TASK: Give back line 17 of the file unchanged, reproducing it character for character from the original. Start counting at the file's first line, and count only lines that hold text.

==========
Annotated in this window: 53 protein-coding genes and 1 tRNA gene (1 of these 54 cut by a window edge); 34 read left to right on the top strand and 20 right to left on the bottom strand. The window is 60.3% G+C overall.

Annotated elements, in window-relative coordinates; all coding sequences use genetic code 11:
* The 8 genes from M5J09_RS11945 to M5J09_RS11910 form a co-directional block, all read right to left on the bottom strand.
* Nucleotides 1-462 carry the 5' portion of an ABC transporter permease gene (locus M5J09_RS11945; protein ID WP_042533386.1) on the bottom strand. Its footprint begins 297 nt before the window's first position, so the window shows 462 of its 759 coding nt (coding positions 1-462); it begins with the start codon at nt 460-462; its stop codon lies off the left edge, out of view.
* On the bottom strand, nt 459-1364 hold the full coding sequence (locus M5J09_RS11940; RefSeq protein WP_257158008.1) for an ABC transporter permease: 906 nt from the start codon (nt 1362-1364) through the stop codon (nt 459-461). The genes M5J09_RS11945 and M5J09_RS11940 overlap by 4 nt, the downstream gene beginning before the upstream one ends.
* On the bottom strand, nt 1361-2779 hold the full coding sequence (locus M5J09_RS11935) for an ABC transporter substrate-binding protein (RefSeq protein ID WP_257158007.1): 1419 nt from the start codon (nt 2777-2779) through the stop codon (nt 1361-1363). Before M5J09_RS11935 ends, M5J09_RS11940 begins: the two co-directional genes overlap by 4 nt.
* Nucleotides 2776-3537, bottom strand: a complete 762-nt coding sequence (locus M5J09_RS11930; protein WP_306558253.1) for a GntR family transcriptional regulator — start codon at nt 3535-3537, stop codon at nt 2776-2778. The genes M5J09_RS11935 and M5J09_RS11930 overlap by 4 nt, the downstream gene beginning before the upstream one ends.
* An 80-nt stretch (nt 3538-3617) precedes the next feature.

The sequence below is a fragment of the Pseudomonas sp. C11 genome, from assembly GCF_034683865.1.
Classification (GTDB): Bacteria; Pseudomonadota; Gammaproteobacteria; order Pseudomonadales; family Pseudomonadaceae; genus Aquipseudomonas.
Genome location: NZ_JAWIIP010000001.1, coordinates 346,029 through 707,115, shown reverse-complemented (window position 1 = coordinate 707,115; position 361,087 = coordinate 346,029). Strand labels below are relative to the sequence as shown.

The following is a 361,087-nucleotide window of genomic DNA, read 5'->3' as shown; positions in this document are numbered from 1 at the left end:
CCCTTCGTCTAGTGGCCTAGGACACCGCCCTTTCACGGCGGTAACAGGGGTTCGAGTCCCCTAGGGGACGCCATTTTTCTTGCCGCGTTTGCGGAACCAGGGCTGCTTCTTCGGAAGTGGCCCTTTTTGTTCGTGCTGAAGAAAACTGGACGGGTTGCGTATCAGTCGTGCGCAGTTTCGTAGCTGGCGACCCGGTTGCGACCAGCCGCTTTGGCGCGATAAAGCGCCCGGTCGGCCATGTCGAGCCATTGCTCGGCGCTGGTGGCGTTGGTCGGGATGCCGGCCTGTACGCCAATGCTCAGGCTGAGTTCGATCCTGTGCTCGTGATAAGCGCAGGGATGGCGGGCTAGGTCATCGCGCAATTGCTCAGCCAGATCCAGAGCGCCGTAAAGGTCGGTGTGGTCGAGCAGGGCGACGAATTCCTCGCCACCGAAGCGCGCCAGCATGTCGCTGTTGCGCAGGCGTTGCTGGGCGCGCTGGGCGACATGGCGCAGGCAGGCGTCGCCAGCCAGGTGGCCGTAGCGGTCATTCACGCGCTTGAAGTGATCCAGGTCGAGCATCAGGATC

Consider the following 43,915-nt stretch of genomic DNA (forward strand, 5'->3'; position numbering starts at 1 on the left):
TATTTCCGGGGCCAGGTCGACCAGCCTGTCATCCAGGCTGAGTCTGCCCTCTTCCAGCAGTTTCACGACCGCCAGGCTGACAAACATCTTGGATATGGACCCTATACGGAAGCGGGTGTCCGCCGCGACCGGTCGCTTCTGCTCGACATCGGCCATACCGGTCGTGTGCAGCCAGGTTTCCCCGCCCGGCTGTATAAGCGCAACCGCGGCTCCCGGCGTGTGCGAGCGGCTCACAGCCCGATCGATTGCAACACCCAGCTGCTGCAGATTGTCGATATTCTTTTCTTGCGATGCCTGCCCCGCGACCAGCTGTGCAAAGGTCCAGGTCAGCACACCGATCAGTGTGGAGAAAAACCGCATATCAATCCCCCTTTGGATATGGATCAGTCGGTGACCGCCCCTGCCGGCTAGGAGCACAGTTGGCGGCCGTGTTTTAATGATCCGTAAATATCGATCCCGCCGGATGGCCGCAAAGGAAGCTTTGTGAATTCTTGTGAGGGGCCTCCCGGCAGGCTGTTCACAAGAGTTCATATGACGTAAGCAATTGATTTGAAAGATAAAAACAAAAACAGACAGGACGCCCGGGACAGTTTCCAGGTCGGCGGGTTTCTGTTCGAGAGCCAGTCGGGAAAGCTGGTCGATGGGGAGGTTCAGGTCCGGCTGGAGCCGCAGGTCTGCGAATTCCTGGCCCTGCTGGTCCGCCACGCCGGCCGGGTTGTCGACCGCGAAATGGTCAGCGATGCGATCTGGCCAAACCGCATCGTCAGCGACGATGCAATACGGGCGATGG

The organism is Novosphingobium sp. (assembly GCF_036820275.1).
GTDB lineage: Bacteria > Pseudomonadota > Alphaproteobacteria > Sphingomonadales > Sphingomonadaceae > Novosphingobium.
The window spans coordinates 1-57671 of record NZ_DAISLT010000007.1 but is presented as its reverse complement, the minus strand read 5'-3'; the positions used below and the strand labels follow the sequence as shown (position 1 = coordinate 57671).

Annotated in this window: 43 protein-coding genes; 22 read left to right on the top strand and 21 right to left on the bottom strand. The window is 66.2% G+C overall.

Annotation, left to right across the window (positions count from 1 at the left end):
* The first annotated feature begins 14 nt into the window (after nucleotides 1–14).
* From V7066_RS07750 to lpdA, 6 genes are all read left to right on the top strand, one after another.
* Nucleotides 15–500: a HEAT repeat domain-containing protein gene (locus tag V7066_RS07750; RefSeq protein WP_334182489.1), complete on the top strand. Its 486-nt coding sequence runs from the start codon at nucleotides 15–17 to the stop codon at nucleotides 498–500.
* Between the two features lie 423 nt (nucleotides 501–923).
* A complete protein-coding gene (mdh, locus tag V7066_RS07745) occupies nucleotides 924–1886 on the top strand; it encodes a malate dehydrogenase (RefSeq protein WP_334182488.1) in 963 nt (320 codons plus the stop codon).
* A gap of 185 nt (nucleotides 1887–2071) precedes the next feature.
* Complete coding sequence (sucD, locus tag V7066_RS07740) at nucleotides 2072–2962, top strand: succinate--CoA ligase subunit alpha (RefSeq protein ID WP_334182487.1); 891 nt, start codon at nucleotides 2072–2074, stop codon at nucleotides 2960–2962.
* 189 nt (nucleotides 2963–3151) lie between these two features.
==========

GTDB lineage: Bacteria > Pseudomonadota > Alphaproteobacteria > Sphingomonadales > Sphingomonadaceae > Novosphingobium.